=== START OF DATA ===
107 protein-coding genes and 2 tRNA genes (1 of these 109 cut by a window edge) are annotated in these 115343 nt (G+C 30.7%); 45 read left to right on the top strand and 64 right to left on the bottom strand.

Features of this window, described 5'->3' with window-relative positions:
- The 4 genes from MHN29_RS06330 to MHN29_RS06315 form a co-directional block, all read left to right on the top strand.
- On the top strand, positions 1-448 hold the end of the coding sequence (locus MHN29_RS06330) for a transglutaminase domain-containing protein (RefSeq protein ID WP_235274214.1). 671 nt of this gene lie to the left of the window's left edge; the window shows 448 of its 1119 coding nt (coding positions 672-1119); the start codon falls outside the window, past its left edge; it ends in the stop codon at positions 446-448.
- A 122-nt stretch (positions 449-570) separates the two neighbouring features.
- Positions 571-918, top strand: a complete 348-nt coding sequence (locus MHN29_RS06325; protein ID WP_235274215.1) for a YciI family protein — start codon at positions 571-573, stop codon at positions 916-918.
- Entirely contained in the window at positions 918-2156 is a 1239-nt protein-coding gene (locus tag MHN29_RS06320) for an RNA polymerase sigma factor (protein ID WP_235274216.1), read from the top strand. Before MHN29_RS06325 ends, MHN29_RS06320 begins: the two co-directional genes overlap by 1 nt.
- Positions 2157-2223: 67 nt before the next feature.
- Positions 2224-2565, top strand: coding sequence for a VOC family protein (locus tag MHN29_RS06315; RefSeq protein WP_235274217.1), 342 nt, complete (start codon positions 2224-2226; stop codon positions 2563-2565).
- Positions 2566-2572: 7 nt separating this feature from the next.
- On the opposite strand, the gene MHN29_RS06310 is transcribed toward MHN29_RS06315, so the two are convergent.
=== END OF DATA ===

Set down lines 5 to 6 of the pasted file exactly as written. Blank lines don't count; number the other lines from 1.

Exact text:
- A 122-nt stretch (positions 449-570) separates the two neighbouring features.
- Positions 571-918, top strand: a complete 348-nt coding sequence (locus MHN29_RS06325; protein ID WP_235274215.1) for a YciI family protein — start codon at positions 571-573, stop codon at positions 916-918.